How to Mine Ethereum and Ethereum Classic on 4GB GPUs

The end of 2020 is complicated for Ethereum miners. Starting from epoch 382 (approx. December 16), all 4GB GPUs will stop mining the cryptocurrency. The problem is the gradually increasing DAG file size. Luckily, the developers are working hard to find a solution, and they already have one.

setting up mining rig

DAG is a data block uploaded to the GPU memory when a miner launches. It’s essential to mining because it helps devices to find blocks, ensure the network security, and get a reward for the completed work.

DAG is gradually increasing in size. It grows by 8MB every 30 thousand blocks. With time, GPUs can’t process the file anymore, so miners are forced to mine other cryptocurrencies. In mid-December, 4GB GPUs will stop mining Ethereum. However, the developers have found a way to let them mine Ethereum for longer.

Some 4GB GPUs already can’t mine Ethereum. Possible reasons are old mining software, GPUs from different brands, or Windows OS that is more demanding to resources. The problem is obvious.

mining-ethereum-classic

What to Do If GPUs Can’t Mine Ethereum

The lolMiner developers (we talk about the miner here) are aware of the upcoming 4GB GPU problem. They have released the updated software version adding the so-called zombie mode for cryptocurrency mining. This mode will enable 4GB GPUs to mine Ethereum even at the beginning of 2021.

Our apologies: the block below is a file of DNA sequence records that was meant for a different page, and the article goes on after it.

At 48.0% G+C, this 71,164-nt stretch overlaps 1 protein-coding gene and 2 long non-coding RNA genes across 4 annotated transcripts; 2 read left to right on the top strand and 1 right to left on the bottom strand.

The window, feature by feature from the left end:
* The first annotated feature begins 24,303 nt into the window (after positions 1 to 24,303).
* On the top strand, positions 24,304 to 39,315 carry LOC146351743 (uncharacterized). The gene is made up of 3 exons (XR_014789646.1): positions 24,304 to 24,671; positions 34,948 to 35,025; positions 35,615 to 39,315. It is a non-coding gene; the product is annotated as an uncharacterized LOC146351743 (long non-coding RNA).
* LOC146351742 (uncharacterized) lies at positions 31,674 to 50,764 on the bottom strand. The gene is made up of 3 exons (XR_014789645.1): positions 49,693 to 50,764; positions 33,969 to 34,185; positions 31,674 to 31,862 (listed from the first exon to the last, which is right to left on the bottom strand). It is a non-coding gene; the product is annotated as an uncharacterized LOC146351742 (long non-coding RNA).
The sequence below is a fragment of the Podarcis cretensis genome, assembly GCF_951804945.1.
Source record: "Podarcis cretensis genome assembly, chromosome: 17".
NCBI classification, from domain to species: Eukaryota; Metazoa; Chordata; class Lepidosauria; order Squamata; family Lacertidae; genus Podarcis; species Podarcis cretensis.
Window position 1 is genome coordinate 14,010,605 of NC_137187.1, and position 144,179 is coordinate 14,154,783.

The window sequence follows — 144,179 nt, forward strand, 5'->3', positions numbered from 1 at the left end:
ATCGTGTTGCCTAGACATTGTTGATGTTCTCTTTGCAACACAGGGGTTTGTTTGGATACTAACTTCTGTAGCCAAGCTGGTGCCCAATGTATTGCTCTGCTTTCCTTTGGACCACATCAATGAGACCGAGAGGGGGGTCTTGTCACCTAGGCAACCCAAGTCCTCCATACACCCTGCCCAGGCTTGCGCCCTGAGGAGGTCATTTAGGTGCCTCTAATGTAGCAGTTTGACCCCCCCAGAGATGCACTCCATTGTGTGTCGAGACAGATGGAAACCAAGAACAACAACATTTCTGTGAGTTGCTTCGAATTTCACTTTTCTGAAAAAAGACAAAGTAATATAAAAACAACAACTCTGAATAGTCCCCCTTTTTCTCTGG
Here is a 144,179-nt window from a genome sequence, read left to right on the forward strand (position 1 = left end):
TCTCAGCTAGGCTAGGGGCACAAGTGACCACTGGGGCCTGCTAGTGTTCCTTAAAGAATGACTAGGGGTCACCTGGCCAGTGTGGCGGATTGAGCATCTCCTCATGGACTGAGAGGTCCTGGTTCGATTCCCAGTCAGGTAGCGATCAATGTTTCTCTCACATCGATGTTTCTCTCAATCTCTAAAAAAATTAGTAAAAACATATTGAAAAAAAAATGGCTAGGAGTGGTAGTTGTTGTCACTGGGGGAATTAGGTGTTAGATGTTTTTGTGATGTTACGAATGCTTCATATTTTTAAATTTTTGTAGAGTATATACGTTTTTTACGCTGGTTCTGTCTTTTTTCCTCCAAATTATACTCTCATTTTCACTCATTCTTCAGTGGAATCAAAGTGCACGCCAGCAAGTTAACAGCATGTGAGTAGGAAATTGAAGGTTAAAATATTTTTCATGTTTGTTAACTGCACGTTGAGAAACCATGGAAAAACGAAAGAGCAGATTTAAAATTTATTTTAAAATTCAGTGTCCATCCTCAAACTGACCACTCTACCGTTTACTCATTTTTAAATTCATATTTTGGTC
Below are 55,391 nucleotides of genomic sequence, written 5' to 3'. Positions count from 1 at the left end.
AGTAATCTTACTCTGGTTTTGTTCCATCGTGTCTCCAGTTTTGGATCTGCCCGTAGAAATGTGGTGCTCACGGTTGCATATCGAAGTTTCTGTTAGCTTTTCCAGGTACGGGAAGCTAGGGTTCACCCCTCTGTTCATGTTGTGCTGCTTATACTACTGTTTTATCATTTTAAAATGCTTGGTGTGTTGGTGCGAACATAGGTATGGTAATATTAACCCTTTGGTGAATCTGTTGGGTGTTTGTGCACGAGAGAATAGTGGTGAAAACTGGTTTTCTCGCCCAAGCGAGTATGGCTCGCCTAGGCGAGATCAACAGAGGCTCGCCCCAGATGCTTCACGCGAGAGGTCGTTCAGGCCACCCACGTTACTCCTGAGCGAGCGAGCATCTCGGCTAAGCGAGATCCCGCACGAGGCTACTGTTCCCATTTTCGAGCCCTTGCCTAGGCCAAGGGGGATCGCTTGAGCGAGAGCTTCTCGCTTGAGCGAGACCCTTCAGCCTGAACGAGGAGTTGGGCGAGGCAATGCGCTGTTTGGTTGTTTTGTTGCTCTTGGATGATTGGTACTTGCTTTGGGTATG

Why the zombie mode? Here is a quote by the project developer Wilke Trei, known as Lolliedieb.
I was asked why zombie mode. Well, I found that term fitting. These are cards that are supposed to be dead, yet they continue mining but gradually slower. Like an undead (GPU jargon).

Ethereum mining will be possible with gradually degrading performance.

The new mode is working. As a proof, the developer showed a screenshot where he is mining the cryptocurrency in the test network on epoch 390. The graphics card with 4GB of RAM keeps mining with the hash rate of 23 MH/s.

zombie-mode-lol-2

The developer concluded the following.

This mode enables Ethereum mining after epoch 381, the last epoch that lets GPUs work at full capacity. GPU performance will gradually degrade. Hash rate will go down to 95% on epoch 382, and to 55% on epoch 390. It will be only 22% on epoch 400, but mining will go on.

GPUs will give out over 50% of their efficiency in the course of the next eleven epochs. It means 60 additional days of mining after the official shutdown.
In the table below, the developer shows the performance of the AMD RX 580 that normally gives out 30 MH/s. On December 21, it will give out 27.63 MH/s, or 92% of full capacity.

Hash Rate in the Zombie Mode of RX 580 4G is presented below.

zombie-mode-hashrate

Zombie mode will work both on Windows and Linux. Windows will provide the best results, as you can see in the table.

Does it make sense to mine this way? It does. Along with 4GB GPUs, 4GB ASICs will also stop mining Ethereum. The network hash rate will decrease significantly which will lead to lower mining difficulty. The remaining GPUs will make more profit from ETH than before. The advantages are obvious.